Sonic Superiority, Permanence and Ritual: The Persistence of Vinyl
MP3s are convenient, portable, appropriately malleable in our current participatory culture, and allowing of access to a vast music library for little to no cost. So how has vinyl managed to not only avoid extinction in the market, but gain an increase in market value as well? It has been argued that much of the rise in consumer preference for vinyl does come down to the fact that vinyl often sounds superior to the MP3 (Van Buskirk 1). The grooves in vinyl contain uncompressed, high-resolution data, while MP3s compress dynamics in order to favor loudness, and more efficient speed and storage – sounds which are inaudible to the human ear are actually eliminated. Daniel Levitin, a professor of music and neuroscience at McGill University says, “The excitement in music comes from variation in rhythm, timbre, pitch and loudness. If you hold one of those constant, it can seem monotonous.” (Levine 3). I would argue that what we receive in return for the conveniences of MP3s, we give up in sound quality, and most listeners are (perhaps unknowingly) accepting of this agreement.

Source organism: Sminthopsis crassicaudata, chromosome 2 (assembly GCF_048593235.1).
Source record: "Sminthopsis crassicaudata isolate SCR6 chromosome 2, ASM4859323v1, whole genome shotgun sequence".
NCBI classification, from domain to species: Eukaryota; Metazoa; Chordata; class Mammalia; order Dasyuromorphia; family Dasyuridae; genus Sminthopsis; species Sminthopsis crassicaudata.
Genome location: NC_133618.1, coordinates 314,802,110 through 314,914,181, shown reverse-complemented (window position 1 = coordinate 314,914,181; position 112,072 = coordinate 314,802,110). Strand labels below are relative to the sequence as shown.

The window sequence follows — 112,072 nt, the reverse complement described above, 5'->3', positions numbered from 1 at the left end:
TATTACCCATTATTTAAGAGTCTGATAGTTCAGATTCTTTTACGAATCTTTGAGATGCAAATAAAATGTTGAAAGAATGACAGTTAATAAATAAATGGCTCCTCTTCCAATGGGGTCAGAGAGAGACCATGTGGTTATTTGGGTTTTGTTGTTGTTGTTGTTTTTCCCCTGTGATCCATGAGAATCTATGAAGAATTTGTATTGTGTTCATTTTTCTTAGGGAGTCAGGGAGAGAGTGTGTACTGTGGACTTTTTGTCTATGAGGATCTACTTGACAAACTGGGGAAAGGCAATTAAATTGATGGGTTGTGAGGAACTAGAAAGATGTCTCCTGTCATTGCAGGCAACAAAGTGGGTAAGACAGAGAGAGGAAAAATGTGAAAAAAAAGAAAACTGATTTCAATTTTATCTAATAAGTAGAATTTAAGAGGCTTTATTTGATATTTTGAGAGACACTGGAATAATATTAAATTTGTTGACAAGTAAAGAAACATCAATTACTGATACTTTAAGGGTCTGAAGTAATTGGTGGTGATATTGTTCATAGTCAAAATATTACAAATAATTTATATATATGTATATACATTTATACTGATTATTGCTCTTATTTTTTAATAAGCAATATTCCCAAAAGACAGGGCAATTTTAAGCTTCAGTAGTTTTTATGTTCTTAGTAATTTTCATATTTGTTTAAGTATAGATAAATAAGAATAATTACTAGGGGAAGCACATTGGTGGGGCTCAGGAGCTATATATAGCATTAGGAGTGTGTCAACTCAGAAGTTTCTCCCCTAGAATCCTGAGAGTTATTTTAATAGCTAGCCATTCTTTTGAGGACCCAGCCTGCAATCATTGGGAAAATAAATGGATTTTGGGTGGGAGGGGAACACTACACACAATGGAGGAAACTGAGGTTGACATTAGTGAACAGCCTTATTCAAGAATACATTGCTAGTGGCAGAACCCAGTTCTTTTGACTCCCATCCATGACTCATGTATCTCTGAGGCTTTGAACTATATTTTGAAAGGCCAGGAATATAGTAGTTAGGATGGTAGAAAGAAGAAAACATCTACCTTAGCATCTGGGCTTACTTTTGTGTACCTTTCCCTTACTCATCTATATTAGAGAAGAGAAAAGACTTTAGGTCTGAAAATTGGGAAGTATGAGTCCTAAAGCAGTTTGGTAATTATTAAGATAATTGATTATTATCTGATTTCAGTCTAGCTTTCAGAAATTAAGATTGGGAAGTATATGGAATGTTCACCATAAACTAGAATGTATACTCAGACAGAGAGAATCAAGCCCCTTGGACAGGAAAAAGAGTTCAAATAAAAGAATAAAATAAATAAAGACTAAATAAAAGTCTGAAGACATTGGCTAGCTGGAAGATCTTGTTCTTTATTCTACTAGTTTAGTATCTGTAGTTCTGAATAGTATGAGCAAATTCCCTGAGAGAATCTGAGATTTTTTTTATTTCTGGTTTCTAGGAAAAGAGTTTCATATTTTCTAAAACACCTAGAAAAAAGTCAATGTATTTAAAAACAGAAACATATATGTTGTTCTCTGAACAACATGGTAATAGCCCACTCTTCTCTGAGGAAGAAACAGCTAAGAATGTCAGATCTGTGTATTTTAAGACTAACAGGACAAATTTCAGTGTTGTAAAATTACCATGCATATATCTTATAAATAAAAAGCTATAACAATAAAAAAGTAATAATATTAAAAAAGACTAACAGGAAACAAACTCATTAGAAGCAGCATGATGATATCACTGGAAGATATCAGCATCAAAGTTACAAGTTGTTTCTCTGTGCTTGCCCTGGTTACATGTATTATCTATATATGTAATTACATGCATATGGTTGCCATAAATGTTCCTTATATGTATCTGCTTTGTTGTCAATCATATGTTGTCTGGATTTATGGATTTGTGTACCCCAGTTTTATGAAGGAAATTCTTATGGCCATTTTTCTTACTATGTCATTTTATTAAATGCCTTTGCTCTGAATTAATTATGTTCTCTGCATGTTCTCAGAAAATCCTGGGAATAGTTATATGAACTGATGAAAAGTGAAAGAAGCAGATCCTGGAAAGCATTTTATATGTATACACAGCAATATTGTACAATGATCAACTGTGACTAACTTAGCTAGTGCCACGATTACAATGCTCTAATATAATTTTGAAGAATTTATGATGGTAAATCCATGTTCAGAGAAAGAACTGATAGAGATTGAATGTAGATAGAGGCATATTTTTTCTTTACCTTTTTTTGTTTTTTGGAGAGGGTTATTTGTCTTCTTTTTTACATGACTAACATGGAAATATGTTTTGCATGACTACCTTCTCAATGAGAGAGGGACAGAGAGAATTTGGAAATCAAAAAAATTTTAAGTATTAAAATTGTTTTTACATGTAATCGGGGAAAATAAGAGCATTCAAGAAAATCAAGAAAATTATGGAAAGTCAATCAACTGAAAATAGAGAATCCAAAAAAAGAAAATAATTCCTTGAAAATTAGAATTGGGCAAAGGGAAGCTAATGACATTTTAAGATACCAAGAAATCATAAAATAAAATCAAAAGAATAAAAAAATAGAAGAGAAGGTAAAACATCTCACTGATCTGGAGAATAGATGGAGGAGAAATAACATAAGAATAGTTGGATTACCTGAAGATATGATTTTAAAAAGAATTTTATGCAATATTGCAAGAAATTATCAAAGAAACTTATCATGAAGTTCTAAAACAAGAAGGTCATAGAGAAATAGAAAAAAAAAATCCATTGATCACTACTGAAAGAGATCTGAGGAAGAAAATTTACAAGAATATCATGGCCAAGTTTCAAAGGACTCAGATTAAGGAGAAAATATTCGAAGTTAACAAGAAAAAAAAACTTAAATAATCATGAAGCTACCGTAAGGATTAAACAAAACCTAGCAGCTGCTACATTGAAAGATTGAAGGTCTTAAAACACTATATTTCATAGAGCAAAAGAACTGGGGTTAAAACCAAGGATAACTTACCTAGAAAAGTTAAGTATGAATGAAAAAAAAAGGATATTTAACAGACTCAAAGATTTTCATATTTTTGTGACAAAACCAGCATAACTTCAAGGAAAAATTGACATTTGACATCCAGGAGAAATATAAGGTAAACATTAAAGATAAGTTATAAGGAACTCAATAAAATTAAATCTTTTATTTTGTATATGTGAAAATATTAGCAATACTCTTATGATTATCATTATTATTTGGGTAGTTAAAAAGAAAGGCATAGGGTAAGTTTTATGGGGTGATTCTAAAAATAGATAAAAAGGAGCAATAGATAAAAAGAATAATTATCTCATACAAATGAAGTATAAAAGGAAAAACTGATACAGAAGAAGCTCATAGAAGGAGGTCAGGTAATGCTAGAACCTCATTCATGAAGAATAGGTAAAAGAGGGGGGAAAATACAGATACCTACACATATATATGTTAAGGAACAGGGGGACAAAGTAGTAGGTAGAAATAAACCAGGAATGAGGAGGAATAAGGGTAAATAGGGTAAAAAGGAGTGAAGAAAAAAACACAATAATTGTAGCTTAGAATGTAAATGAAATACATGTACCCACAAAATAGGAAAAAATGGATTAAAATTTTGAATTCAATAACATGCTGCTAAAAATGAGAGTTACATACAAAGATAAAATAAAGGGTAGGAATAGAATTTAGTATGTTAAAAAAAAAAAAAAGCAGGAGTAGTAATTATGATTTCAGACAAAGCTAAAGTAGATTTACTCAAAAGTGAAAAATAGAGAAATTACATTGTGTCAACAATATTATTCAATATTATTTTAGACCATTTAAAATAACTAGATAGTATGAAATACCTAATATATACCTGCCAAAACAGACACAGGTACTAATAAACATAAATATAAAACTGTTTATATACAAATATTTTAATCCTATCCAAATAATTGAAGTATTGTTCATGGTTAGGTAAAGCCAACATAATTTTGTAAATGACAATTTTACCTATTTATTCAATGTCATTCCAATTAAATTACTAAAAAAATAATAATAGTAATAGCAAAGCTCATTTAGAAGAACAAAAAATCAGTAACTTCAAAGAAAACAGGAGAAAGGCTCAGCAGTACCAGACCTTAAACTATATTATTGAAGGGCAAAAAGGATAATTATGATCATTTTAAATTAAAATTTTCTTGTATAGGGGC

As examined earlier, through the rise of MP3s into the music market means that an immense amount of music is now available through the downloading of a file onto a hard drive. These new purchasing and accumulation habits require less monetary investment and almost no physical effort, and hence, audiences are eager to consume music and search out new sounds. Through the dematerialized form of MP3s, music can now be hoarded similarly to how record aficionados once collected vinyl. While physical storage space is often a concern for vinyl aficionados, the main spatial concern for that of the MP3 is one of hard-drive space but streaming services eliminate even this concern. So how much of this music are we able to actually listen to? Is it possible to reach a point where we have too much music? Since MP3s can be accumulated and shared with little effort, and are always readily available, I would argue that even though we own , more music , music in MP3 form has become disposable. This argument can be furthered when we discuss streaming services which offer thousands upon thousands of songs, but are not stored permanently on one’s hard drive. Here, what we give up in ownership, we gain in access.